I've never been one to lament that life was better in the past than the present. Overall, the standard of living and opportunities most of us enjoy now are far better than those of past generations – that is, with one notable and very concerning exception. Over recent decades we have all been guilty of allowing a cancer to eat away at our national identity and sense of self-worth as Australians.
The pioneers who built modern Australia through a unique combination of hard work, grit, determination and good humour, would be horrified to see what has become of their legacy.
When I was growing up there was a significant influx of European migration, particularly Greeks and Italians. They didn't have it easy by any stretch of the imagination. They found themselves in a new country speaking a foreign language, many arriving with nothing more than their personal possessions. They often faced discrimination, before it became a growth industry, yet despite the personal challenges they confronted, they worked hard and did everything they could to assimilate and become part of the Australian culture and lifestyle. Many of them voluntarily went and fought foreign enemies under our flag to protect everything they had grown to love about this country. The interesting outcome was that although they were fiercely determined to integrate, they were still able to successfully introduce many of the best aspects of their own cultural background to the benefit of their adopted country.
Fast forward half a century and what has become of our sense of national pride and patriotism. In short, we have all been brow-beaten by the bleeding-heart minority into surrendering our national identity to those who want nothing to do with preserving Australian culture, in fact, they are actively doing everything they can to destroy it.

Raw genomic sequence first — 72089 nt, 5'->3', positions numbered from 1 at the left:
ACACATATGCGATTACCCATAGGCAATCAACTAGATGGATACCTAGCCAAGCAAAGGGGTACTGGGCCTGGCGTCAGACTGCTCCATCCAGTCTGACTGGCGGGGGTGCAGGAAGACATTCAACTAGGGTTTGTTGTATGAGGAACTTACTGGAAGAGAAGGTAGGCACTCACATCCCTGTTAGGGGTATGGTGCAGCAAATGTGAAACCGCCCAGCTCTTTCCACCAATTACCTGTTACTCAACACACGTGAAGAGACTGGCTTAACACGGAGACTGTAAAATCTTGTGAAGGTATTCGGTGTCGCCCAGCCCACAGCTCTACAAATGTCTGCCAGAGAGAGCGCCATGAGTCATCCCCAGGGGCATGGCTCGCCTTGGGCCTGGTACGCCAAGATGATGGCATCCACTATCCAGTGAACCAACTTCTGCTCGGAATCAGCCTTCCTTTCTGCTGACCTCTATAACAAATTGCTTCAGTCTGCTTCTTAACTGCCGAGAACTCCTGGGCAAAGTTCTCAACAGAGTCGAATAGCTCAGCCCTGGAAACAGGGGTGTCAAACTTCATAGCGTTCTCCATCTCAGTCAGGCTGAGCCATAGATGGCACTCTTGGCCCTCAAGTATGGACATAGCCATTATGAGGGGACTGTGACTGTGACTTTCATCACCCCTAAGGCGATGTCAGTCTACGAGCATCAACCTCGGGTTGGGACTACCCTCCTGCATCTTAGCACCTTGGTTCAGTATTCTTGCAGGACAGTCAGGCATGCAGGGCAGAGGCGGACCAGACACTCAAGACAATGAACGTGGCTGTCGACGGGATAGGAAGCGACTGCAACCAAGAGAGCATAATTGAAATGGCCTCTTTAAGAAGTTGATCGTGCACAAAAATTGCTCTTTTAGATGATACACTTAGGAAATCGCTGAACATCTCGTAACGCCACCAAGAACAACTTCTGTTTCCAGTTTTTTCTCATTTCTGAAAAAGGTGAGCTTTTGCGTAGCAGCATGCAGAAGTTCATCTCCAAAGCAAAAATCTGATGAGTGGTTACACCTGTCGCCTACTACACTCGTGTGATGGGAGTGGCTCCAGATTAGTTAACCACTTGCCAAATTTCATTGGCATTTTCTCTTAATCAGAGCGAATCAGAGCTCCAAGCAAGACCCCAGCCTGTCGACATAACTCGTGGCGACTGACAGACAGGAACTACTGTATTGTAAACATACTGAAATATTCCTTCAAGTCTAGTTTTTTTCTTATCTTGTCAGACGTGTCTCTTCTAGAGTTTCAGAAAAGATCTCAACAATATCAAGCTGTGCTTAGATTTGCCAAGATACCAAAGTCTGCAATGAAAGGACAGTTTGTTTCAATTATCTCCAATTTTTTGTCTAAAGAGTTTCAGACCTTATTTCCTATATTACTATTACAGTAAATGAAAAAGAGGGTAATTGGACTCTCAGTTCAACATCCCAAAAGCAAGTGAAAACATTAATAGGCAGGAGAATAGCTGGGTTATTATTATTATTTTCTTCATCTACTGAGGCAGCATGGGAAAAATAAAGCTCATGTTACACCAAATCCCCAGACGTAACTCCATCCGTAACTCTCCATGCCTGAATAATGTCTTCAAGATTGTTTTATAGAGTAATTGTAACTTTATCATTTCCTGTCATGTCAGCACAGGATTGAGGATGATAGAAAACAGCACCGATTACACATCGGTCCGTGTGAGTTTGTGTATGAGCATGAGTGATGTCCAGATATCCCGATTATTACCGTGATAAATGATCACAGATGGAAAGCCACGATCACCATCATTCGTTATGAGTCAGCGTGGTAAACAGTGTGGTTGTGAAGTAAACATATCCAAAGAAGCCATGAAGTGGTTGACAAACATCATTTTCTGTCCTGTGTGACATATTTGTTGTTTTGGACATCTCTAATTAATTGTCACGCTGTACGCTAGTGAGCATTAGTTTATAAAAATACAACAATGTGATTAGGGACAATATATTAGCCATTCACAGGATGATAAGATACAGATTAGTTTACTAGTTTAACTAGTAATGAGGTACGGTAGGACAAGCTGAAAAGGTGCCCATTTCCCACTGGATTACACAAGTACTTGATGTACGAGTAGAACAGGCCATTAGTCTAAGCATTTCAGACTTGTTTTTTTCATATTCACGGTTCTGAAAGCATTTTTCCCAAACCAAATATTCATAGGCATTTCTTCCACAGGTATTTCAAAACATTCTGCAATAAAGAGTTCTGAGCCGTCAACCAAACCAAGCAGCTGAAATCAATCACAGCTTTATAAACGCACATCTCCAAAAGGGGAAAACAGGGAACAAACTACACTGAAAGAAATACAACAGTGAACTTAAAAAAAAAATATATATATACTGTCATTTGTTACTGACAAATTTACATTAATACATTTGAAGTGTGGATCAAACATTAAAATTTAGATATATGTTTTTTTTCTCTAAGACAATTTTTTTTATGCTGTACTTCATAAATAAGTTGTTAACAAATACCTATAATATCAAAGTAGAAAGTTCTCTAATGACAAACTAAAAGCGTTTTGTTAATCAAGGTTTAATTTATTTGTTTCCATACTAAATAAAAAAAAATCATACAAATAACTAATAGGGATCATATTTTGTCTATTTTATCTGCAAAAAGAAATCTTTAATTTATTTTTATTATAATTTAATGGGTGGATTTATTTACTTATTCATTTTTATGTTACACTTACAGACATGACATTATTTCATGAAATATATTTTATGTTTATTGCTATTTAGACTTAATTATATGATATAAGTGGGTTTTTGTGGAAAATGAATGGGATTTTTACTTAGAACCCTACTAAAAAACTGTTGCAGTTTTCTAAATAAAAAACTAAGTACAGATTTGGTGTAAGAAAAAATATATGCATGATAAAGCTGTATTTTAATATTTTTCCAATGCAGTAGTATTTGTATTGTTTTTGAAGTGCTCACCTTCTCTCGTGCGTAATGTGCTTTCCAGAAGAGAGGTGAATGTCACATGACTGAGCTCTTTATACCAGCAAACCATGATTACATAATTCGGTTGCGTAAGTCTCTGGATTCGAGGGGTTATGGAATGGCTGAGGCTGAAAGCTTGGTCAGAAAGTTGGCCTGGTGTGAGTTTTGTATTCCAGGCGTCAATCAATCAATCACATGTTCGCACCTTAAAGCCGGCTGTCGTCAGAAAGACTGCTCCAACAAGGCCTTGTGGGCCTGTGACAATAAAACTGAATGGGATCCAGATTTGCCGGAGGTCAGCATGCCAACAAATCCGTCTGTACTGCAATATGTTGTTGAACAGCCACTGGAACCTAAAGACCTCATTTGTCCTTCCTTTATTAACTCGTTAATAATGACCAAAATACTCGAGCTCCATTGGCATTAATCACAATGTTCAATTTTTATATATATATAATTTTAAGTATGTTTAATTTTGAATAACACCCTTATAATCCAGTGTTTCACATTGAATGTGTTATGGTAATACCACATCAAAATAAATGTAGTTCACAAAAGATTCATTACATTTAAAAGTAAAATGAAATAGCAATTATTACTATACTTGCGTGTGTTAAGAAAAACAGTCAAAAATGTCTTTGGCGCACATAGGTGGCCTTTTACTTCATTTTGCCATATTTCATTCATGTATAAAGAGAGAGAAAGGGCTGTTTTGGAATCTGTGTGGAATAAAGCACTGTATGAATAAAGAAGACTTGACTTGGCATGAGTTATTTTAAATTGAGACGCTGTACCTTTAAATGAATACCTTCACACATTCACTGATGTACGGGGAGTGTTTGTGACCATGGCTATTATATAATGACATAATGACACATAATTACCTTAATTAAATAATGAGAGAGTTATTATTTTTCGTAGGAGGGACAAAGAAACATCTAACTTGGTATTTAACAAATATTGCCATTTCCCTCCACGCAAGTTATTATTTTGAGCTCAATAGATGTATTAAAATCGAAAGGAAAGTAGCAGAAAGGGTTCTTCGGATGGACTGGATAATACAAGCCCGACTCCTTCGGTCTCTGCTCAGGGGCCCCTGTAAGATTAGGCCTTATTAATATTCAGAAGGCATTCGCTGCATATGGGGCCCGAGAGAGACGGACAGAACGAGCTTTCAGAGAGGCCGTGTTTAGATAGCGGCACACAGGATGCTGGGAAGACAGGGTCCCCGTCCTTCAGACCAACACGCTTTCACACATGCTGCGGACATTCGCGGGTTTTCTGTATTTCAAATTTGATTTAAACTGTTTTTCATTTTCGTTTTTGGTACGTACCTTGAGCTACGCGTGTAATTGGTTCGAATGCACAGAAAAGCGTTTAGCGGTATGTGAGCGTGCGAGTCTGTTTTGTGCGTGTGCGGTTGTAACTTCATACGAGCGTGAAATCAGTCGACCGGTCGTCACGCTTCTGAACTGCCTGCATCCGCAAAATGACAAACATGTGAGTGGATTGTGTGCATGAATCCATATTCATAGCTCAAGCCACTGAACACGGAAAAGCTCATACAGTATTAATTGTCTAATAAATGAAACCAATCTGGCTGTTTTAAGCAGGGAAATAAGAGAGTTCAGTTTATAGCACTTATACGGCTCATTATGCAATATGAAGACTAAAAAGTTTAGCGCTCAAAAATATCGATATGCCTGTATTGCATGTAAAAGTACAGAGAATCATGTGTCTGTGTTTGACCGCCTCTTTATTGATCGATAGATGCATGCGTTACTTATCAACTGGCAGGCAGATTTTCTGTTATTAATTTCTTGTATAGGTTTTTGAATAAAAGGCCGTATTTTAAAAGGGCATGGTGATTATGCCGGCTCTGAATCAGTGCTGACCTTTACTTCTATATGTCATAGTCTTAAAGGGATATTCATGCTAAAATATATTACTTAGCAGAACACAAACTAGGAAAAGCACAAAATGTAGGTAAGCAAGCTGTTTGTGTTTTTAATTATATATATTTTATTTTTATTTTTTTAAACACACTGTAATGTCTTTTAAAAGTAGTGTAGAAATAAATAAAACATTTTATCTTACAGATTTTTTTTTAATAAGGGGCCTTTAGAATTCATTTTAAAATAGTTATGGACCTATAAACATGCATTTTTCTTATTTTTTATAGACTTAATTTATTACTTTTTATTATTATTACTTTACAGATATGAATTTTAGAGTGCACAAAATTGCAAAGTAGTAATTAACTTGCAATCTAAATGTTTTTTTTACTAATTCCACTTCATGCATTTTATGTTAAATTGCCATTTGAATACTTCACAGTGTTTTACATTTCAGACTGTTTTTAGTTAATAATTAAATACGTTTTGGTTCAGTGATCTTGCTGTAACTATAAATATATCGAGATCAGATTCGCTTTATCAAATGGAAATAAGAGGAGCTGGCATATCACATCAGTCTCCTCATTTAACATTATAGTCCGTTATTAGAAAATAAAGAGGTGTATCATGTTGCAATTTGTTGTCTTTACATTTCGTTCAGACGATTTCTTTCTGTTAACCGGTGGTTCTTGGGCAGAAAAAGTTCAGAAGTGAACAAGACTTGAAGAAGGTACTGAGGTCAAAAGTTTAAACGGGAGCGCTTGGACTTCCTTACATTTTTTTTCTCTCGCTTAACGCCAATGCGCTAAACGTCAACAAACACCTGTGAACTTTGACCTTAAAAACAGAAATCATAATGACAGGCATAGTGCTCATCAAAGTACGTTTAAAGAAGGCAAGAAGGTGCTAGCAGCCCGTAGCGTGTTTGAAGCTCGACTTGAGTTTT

How has this happened right under our noses. Well, I put it down to a general lack of political leadership. My views are not about the choice between Labor and Liberal, as frankly we've watched this alarming slide take place progressively over decades under the watch of both sides of politics. I've served in Parliament and witnessed first-hand how many politicians across the spectrum have surrendered to the activism of noisy minorities in the name of political correctness. I regret to say that most government decision making at the state and national level is now based on perceived re-election prospects and pandering to minority views, rather than acting courageously in the best interests of the nation. What our leaders fail to realise is standing for nothing will always deliver far fewer votes than taking a principled position and fighting for it publicly. Of course, I am generalising and there are many good people in politics, but most are held captive by the party system and unwilling to be publicly ctiticised for their genuine views.
Is it too late to turn things around? Well in my humble view, it's five minutes to midnight and we are edging closer to a critical tipping point of no return. Unfortunately, we can no longer rely on our political leaders to protect our Australian way of life.
That leaves the ball firmly in our collective court. It's now time for the silent majority to stand up and reclaim our national identity. To proudly speak out in defence of our Australian heritage and values, and put the radical minority back in their box where they belong before it's too late.
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